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"Quit _________ , and get to the point!"

None of these seem quite right, although any of them would suffice:

  • Dawdling
  • Dilly-dallying
  • Delaying
  • Prolonging
  • Protracting

I think I'm looking for a word that's specifically concerned with relating an event in conversation. Or maybe I've forgotten a word that never existed in the first place. I do that sometimes.

  • Hi justnoah, welcome to EL&U and good luck with your first question! Don't forget to take the EL&U Tour :-) – Chappo Dec 28 '18 at 12:25
  • The title of your question is at odds with the body of your question. Drawing out a story for dramatic effect is often a good thing—it makes it interesting and engages the listener. On the other hand, talking on at length in such as way as to make the listener annoyed is a bad thing. It's not clear which you mean. (Although I suspect you need to change the title of your question.) But what do you mean by at length? Repeating the same thing over and over again—or talking endlessly about different things? Is there really an active sense of delay on the part of the speaker? – Jason Bassford Dec 28 '18 at 16:04
  • (What's wrong with any or all of the words you mention in your question? Without knowing why you don't like them, we can't guess what you might be trying to think of.) – Jason Bassford Dec 28 '18 at 16:06
  • Thanks @Chappo, didn't mean to break the rules, mainly because I wasn't aware of them in the first place. Can't use that excuse again, haha. I appreciate the heads up. – justnoah. Dec 30 '18 at 6:55
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    How about ''embellishing''? – Scott Dec 31 '18 at 4:37
1

Two which leap readily to mind are "shilly-shallying" and the more writerly "burying the lede".

In the context of newspaper and magazine authorship of days gone by, we referred to the practise of adding too much fluff or exposition or description prior to the solid content of the lede (the enticing bit of the introductory paragraph designed to get readers to want to read further) as "burying the lede": people use this phrasing in conversation to refer pejoratively to those who (like me) tend to obfuscate, circumloquate and hide the main point of a narrative so deep in the verbal shrubbery that the listener becomes frustrated and feels a need to exclaim, in essence: "Get ON with the story!"

  • 1
    I always thought that was 'burying the lead'. Thanks for the clarification. – Jeeped Dec 28 '18 at 20:02
  • 1
    I was looking for a single word, but burying the lede is basically it. I don't mind verbal shrubbery as long as it's thoughtfully arranged. – justnoah. Dec 30 '18 at 7:19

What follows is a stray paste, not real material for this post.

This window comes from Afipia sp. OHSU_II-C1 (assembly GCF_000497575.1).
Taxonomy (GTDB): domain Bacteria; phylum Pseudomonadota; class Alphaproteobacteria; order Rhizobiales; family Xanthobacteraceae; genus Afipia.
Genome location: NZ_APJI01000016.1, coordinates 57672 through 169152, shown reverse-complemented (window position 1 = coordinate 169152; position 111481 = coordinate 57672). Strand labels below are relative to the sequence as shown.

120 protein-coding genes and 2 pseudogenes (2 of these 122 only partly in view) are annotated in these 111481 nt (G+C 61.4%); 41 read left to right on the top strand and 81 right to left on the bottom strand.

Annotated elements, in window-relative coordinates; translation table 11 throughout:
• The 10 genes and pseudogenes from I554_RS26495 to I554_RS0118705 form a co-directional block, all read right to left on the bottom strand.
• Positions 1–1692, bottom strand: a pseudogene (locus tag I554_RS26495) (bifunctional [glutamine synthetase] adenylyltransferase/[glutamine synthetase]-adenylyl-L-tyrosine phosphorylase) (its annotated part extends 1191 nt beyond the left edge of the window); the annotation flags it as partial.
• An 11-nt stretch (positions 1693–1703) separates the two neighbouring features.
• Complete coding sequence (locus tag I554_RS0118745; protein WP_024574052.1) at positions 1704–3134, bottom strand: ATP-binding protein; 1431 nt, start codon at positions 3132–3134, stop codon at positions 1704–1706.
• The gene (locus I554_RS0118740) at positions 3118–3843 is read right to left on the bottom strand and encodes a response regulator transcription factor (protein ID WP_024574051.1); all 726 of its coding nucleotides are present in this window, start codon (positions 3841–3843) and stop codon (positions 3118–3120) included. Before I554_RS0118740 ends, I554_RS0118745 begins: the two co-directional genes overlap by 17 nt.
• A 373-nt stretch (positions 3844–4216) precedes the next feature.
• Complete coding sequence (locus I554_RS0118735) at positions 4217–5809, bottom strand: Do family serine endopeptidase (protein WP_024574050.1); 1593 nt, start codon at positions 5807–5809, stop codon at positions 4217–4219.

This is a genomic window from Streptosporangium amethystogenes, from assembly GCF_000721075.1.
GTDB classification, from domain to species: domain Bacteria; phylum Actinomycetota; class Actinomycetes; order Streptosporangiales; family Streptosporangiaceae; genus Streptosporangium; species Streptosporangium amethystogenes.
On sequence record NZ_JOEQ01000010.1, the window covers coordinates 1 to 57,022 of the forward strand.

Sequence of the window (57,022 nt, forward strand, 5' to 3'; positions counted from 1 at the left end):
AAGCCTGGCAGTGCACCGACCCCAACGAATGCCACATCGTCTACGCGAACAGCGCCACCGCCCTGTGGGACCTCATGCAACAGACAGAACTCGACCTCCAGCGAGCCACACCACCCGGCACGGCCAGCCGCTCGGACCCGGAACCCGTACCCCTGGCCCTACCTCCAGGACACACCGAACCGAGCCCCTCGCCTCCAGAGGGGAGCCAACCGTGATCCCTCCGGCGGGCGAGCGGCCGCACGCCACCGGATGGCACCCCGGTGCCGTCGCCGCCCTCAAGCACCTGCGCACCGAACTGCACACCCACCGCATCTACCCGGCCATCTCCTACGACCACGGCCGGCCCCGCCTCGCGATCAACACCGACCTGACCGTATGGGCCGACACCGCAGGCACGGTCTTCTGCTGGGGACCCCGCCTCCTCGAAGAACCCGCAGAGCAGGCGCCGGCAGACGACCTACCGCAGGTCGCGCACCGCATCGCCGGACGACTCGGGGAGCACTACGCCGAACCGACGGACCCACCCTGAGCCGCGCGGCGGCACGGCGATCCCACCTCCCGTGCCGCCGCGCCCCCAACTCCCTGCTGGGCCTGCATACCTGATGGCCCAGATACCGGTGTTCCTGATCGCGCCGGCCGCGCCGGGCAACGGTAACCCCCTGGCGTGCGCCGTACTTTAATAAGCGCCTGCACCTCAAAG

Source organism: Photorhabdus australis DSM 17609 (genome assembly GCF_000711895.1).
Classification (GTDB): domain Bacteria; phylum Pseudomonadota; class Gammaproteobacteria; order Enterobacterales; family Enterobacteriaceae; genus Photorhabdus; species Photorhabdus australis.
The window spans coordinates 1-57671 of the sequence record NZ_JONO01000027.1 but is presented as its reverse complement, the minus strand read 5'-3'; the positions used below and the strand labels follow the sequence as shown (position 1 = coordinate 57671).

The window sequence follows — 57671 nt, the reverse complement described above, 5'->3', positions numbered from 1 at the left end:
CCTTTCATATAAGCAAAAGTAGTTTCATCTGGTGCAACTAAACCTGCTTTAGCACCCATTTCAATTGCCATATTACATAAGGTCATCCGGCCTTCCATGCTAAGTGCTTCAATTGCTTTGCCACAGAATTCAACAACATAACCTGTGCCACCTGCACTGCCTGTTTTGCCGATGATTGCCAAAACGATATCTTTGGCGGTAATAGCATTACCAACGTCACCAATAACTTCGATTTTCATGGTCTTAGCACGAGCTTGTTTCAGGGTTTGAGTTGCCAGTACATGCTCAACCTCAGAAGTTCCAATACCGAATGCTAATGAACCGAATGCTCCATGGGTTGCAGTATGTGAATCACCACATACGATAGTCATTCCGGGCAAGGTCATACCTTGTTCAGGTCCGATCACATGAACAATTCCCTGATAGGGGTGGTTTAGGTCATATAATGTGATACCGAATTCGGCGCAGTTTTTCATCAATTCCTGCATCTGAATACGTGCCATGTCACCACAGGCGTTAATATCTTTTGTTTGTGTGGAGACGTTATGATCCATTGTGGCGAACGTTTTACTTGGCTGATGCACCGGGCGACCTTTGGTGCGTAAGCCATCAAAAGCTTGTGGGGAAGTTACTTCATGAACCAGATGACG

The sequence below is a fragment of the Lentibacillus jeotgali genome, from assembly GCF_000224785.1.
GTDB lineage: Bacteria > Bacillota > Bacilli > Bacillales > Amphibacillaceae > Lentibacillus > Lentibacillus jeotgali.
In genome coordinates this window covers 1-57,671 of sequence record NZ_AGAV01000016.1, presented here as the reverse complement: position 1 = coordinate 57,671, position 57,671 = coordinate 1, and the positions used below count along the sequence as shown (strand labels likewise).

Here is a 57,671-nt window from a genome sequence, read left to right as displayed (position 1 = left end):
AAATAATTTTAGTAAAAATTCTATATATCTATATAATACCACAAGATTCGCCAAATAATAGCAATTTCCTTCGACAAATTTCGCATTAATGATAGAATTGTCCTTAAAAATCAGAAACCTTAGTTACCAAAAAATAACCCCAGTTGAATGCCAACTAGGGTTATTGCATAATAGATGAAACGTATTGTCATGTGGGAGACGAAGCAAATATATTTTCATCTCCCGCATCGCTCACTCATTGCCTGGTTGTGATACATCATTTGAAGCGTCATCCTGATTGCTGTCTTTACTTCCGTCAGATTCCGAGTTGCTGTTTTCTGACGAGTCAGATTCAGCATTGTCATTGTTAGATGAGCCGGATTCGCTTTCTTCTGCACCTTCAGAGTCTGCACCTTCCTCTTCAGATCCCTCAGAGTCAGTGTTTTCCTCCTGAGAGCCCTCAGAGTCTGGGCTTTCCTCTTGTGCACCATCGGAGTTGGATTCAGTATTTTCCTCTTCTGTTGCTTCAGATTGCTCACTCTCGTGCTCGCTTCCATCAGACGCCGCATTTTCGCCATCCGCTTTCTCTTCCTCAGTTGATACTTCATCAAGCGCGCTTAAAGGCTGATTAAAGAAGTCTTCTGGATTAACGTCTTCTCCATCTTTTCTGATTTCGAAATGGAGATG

• As far as I'm concerned, "burying the lead" is and remains the correct spelling. M-W is the only reputable dictionary that has an entry for lede; Oxford, American Heritage Dictionary, Collins, Macmillan, Cambridge and Webster's New World College Dictionary do not. – Scott Dec 31 '18 at 4:55
  • Oxford Dictionary of English, Oxford University Press, 2010, 2017: lede - noun - US the opening sentence or paragraph of a news article, summarizing the most important aspects of the story: the lede has been rewritten and the headline changed. Phrases: bury the lede - US fail to emphasize the most important part of a story or account: one should always listen carefully to the president, as he has a tendency to bury the lede. – GerardFalla Dec 31 '18 at 16:02
  • American Heritage Dictionary of the English Language, Fifth Edition copyright ©2018 by Houghton Mifflin Harcourt: noun - The introductory portion of a news story, especially the first sentence. [Obsolete spelling of LEAD, revived in modern journalism to distinguish the word from its homograph LEAD, strip of metal separating lines of type.] ahdictionary.com/word/search.html?q=lede – GerardFalla Dec 31 '18 at 16:05
2

You could use the verb digress, which Merriam Webster describes as:

to turn aside especially from the main subject of attention or course of argument

But the tone of your sample sentence doesn't really fit with the rather formal word, 'digress'. I can't imagine anyone saying 'Quit digressing, and get to the point!'.

You might prefer to ramble - defined as:

proceeding without a specific goal, purpose, or direction: such as ... straying from subject to subject

That would definitely fit in with the casual tone your sentence uses: 'Quit rambling, and get to the point'.

  • While rambling does fit the slot, I was thinking of a term that indicated intentional delay. But I appreciate you. – justnoah. Jan 1 at 12:14
1

"Quit dallying , and get to the point!"

to dally TFD

To dawdle, delay, or linger; to waste time

And as in:

“Come now, no more dallying,” he said, though more gently. Ophelia

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